A lost decade for stocks?

Looking for big returns from your stocks over the next 10 years? Forget it! It’s just not going to happen, says the chief institutional strategist of RBC Capital Markets, Myles Zyblock.

It is highly unusual for a major brokerage firm to come out with a report that essentially tells clients that stock market profits are going to be minimal at best for a decade. So when the April 20 issue of RBC’s Investment Strategy Weekly popped up on my computer screen last week, it certainly caught my attention – especially the subtitle which reads: “Peering into the next ten years: You aren’t going to like what you see.”

Using two different methods of forward market analysis, Zyblock concludes that both the Canadian and U.S. markets are going to be disappointing places for your money unless you adopt an active, in-and-out investment approach.

“Buy and hold strategies and indexing will probably deliver sub-par returns,” he and his associates write. “In contrast, astute stock picking and concentrating the number of stocks held in portfolios should provide the best opportunity to enhance returns in future years.”

The best and the worst&ltbr/>Exactly what does the RBC team mean by “sub-par returns”? How about 0.4 per cent annually on the S&P 500, which is comprised of America’s 500 largest corporations? That’s the worst of the modeling forecasts but even the best scenario isn’t a lot better: a 2.7 per cent annualized total return for the S&P 500 and a 2.9 per cent figure for the S&P/TSX Composite over the decade. No one is going to get rich that way!

The analysts used two methods to arrive at their projections. The first was based on the historical relationship between price/earnings ratios (P/Es) and future stock market returns. The second used an accounting-based methodology, breaking the return on investment into its different components. The bottom-line numbers differed but the overall pattern was the same – below-average returns. Here’s how the report summarized the findings:

The P/E method: “P/Es are strongly and inversely related to subsequent long-term returns. With the help of a simple regression model, we estimate that the S&P 500 at current valuations is priced to deliver about 0.4 per cent in total return terms per annum over the next decade. Unfortunately, we could not conduct a similar exercise for the Canadian market due to the lack of historical data.”

The accounting method: “An accounting-based approach delivers an expected annualized total return of 2.7 per cent for the S&P 500 and 2.9 per cent for the TSX Composite over the next decade. Here we assumed that dividends would continue to grow at a trend pace, and that dividend yields would rise in the next 10 years up to where they were a decade ago.”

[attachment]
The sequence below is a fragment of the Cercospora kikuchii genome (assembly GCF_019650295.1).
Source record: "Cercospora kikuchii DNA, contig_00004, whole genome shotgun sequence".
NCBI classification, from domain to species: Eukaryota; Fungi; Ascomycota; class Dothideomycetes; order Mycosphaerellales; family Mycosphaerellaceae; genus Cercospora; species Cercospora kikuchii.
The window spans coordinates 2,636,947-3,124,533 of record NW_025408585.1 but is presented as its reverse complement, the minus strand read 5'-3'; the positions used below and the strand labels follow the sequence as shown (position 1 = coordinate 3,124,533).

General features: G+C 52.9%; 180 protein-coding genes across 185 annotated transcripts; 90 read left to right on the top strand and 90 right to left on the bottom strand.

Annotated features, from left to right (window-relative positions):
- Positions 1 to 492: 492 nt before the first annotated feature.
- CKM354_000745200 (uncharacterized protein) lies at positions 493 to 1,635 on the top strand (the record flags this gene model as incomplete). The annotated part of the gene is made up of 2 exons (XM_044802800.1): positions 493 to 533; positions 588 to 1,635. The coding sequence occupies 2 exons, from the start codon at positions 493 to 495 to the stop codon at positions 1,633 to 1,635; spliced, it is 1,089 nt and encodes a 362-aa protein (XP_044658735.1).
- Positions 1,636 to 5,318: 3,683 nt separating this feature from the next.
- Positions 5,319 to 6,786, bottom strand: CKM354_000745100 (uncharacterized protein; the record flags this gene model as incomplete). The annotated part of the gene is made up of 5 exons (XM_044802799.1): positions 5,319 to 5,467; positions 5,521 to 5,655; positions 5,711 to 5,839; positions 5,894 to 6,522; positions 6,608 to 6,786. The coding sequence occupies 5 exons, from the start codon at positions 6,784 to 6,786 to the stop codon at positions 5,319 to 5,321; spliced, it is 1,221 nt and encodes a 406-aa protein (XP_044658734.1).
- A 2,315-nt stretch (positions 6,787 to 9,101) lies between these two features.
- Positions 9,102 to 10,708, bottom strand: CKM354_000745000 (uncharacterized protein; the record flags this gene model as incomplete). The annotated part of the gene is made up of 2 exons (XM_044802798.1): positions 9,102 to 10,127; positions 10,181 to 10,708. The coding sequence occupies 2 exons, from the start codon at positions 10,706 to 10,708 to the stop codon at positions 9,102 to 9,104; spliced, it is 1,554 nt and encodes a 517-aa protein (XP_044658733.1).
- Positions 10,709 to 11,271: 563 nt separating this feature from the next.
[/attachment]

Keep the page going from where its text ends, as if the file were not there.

The conclusion: “We are most likely going to see a substantial return shortfall in the broad North American indices over the next decade relative to what investors have become accustomed to.”

Others appear to agree
This is not an isolated view. Several major speakers expressed a similar long-term outlook for the U.S. stock market during the recent World Money Show in Orlando, Florida. Of course, such gloom is not universal but investors need to be aware that there’s a lot of pessimism out there at present. Forecasts of a 15,000 Dow any time soon are becoming hard to find.

Of course, this does not mean that you won’t be able to make any money in the stock market. The message that Zyblock is sending is that you will have to pick your spots carefully and be prepared to take profits as you go. There will always be winners, even in a flat or falling market.

The report’s reference to index funds, which would include exchange-traded funds (ETFs), is interesting. These have become extremely popular with investors because of their simplicity, transparency, and low cost. However, based on this prognosis, you may want to think twice before using broadly-based index funds as your core investments. Personally, I have never been convinced that relying exclusively on index funds is a wise strategy.

Diversify, diversify, diversify
If you take the findings of reports like this seriously (and I certainly do), it makes the case for portfolio diversification even more compelling. If stocks do poorly, bonds are likely to perform well and should be well-represented in your holdings. Income trusts don’t figure in the RBC analysis but the yields they offer suggests that they are likely to outperform equities on a total return basis over the next decade. Gold prices will be determined by much different factors than those driving the stock market.

Of course, certain categories of equities may buck the trend. If oil prices stay high, energy stocks will remain strong. Low interest rates would give a boost to financial institutions and utilities. There will always be special situations to watch for.

And the RBC analysis only considers Canada and the U.S. It’s a big world out there and we can reasonably expect that growth in countries like India, China, and Brazil will greatly exceed returns on Wall Street and Bay Street – albeit with much higher volatility.

So don’t allow yourself to become too depressed by the RBC forecasts. Rather, treat the report as a wake-up call. The heady stock market days of the 1990s are unlikely to return any time soon. It’s time to refocus and move on.